Lastly, the third theme embraced by Native American authors is the theme of violence. Whether the perpetrator of violence is American Indian or Euromerican, violence is the one constant readers encounter. The genre is also embraces “ecological violence” through the feminist criticism of Cherokee activist Andrea Smith who proposes the
“colonial/patriarchal mind that seeks to control the sexuality of women and indigenous peoples also seeks to control nature . . . yet colonizers attempt to deny this reality by forcing those people who have already been rendered dirty, impure, and hence expendable to face the most immediate consequences of environmental destruction.” (Smith 55-57)
Sioux writer, Zitkala-Sa, Louis Erdrich, and others have written literary works which expose modern readers to the Indian boarding school program and the resulting trauma that many Native American girls and boys experienced from physical and psychological violence at the schools. On her experience in college, Zitkala-Sa writes,
“I hid myself in my little room in the college dormitory, away from the scornful and yet curious eyes of the students, I pined for sympathy. Often I wept in secret, wishing I had gone West, to be nourished by my mother’s love, instead of remaining among a cold race whose hearts were frozen hard with prejudice.” (101)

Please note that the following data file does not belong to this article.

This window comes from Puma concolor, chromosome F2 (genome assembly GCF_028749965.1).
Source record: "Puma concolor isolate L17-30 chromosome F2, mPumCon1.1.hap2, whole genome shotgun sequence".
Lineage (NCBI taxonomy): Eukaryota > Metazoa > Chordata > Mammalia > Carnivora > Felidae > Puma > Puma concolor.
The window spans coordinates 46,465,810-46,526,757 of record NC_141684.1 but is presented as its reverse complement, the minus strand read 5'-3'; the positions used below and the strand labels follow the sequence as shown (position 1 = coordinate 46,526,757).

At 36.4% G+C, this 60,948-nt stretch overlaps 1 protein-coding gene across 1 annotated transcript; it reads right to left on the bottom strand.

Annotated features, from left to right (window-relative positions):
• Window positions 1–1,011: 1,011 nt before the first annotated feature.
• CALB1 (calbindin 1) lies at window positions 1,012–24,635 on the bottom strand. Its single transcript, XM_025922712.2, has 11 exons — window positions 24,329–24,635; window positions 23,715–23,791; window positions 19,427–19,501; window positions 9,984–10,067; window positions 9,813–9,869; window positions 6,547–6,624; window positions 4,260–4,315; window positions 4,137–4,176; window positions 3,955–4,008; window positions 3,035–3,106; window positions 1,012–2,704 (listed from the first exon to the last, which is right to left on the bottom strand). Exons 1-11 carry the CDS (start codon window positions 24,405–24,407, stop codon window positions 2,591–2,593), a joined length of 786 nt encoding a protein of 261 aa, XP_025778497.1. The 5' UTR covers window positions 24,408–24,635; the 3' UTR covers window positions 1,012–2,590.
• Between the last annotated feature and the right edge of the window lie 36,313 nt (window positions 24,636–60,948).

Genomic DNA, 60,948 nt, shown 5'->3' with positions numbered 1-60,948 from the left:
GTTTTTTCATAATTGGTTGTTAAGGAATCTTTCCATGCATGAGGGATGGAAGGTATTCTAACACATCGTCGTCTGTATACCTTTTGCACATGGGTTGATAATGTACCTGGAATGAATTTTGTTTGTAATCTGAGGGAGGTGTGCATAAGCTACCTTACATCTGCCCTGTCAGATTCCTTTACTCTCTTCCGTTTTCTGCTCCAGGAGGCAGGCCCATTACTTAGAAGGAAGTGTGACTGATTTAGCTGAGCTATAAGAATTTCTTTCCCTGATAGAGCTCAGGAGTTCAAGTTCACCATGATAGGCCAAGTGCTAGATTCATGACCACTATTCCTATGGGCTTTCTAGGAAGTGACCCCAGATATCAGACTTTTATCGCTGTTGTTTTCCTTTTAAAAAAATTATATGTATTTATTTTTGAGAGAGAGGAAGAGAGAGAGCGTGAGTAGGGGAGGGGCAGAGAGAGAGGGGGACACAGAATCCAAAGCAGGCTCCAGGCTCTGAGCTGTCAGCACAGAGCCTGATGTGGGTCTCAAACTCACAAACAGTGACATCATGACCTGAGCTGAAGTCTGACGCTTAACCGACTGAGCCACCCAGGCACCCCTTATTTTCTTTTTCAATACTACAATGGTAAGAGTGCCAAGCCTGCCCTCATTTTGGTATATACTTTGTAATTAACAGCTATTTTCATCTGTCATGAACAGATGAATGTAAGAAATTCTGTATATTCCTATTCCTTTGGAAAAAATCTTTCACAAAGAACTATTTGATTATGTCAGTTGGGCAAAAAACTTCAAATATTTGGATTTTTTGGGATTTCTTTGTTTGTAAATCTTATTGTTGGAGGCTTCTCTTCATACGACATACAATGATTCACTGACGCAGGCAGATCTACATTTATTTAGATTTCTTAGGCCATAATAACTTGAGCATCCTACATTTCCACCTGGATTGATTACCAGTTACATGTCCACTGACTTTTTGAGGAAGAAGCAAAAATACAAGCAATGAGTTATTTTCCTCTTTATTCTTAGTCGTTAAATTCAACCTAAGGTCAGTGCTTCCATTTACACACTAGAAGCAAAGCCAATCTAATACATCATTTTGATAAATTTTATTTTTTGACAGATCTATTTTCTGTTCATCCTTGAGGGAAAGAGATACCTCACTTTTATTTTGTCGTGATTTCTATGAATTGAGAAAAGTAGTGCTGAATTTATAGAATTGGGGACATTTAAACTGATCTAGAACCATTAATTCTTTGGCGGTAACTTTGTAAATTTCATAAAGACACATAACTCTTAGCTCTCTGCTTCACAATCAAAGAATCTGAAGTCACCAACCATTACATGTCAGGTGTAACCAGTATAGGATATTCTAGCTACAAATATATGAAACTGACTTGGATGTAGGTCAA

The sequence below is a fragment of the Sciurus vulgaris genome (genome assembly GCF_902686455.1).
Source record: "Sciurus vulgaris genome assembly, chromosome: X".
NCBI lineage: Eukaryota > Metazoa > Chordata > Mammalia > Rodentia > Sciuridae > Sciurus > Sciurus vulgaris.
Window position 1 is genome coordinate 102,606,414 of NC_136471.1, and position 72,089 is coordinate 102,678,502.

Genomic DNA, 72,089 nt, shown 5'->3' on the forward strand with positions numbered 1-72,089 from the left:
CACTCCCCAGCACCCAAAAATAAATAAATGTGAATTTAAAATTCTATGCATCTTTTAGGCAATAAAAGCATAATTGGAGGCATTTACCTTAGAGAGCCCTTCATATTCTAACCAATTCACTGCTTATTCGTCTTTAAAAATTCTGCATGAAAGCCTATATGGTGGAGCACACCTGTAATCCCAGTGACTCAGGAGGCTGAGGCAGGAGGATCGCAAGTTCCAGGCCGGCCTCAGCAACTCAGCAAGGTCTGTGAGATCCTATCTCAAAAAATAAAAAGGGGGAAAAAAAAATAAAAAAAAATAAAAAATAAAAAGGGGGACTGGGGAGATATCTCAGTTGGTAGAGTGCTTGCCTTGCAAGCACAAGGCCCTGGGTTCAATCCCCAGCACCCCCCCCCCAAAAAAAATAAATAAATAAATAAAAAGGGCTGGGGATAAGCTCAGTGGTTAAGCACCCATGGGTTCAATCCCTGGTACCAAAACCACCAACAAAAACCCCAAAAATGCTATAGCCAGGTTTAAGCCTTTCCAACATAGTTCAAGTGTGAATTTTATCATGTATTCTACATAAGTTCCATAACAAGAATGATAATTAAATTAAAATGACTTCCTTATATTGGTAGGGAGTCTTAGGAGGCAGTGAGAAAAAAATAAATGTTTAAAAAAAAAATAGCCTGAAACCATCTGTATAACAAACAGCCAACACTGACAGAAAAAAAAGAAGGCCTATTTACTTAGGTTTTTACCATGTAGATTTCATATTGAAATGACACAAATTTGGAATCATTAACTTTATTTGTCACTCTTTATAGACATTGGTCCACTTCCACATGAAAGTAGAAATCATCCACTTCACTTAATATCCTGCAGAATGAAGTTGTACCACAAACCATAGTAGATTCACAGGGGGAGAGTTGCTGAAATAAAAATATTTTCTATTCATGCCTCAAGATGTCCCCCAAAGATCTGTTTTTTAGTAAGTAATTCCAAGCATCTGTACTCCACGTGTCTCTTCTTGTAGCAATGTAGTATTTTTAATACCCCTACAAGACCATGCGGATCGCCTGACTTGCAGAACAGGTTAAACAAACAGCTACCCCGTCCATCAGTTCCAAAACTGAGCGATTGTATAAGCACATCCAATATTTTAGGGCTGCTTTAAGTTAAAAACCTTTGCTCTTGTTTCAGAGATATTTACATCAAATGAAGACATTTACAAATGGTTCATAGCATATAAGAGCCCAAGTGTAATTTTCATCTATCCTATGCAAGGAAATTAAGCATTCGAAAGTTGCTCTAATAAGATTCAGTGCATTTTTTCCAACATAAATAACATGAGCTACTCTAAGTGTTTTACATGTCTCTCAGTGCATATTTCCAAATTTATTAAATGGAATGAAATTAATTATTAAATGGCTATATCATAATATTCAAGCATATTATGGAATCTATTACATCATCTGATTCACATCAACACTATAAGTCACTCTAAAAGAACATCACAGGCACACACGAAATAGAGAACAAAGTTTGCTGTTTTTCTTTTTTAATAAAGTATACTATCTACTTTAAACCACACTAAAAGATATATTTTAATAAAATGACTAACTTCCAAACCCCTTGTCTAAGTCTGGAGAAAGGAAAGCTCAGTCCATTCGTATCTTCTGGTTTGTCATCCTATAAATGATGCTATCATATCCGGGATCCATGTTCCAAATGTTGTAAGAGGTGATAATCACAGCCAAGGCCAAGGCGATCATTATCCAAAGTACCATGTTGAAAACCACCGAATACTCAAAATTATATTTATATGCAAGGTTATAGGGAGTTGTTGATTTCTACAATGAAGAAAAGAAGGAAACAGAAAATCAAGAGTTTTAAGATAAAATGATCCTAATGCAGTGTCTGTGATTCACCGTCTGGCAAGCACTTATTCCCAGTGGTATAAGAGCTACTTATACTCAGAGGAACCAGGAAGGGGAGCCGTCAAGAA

In Erdrich’s Tracks, the narratee in much of the novel is the young Ojibwe woman, Lulu, who resents her estranged mother for sending her away to an Indian boarding school. Tracks and other Erdrich novels were analyzed by scholar, Native American writer, Miriam Schacht may have voiced concern with some omitted content Erdrich’s novels; of which she says, “do not reflect the diversity of Indian boarding school experiences (63). Regardless, readers of Native American literature see a double-edged sword, as the character, Lulu was bussed-away “. . . from known threats at home . . . [yet] children in the boarding schools faced many other threats and did so in a place where their parents and other protectors had no power” (Schacht 72). Her criticism identifies “boarding school trauma” (72) in Erdrich’s depiction of Lulu, particularly through the character of Nanapush, telling Lulu about her return home from the school: “. . . your dress was a shabby . . . orange . . . that any child who tried to run away from boarding school was forced to wear . . . [your] knees . . . [were] scabbed from the punishment . . . and [they were also] knobbed . . .” (qtd. in Schacht 72).